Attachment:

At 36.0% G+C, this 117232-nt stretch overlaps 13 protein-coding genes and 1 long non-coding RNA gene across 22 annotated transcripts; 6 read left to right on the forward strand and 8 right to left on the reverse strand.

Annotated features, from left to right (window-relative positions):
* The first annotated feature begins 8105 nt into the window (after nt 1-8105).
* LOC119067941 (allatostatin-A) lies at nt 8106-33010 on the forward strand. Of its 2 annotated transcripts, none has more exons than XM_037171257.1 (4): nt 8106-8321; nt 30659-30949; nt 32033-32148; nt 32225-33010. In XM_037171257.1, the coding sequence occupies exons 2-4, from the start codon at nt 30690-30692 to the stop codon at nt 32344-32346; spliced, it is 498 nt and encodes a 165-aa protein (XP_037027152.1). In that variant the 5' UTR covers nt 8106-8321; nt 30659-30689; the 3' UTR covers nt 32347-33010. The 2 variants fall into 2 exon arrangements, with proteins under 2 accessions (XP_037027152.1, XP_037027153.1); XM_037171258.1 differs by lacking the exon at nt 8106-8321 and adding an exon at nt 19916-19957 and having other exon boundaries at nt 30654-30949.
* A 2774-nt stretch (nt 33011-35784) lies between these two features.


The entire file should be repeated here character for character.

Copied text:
At 36.0% G+C, this 117232-nt stretch overlaps 13 protein-coding genes and 1 long non-coding RNA gene across 22 annotated transcripts; 6 read left to right on the forward strand and 8 right to left on the reverse strand.

Annotated features, from left to right (window-relative positions):
* The first annotated feature begins 8105 nt into the window (after nt 1-8105).
* LOC119067941 (allatostatin-A) lies at nt 8106-33010 on the forward strand. Of its 2 annotated transcripts, none has more exons than XM_037171257.1 (4): nt 8106-8321; nt 30659-30949; nt 32033-32148; nt 32225-33010. In XM_037171257.1, the coding sequence occupies exons 2-4, from the start codon at nt 30690-30692 to the stop codon at nt 32344-32346; spliced, it is 498 nt and encodes a 165-aa protein (XP_037027152.1). In that variant the 5' UTR covers nt 8106-8321; nt 30659-30689; the 3' UTR covers nt 32347-33010. The 2 variants fall into 2 exon arrangements, with proteins under 2 accessions (XP_037027152.1, XP_037027153.1); XM_037171258.1 differs by lacking the exon at nt 8106-8321 and adding an exon at nt 19916-19957 and having other exon boundaries at nt 30654-30949.
* A 2774-nt stretch (nt 33011-35784) lies between these two features.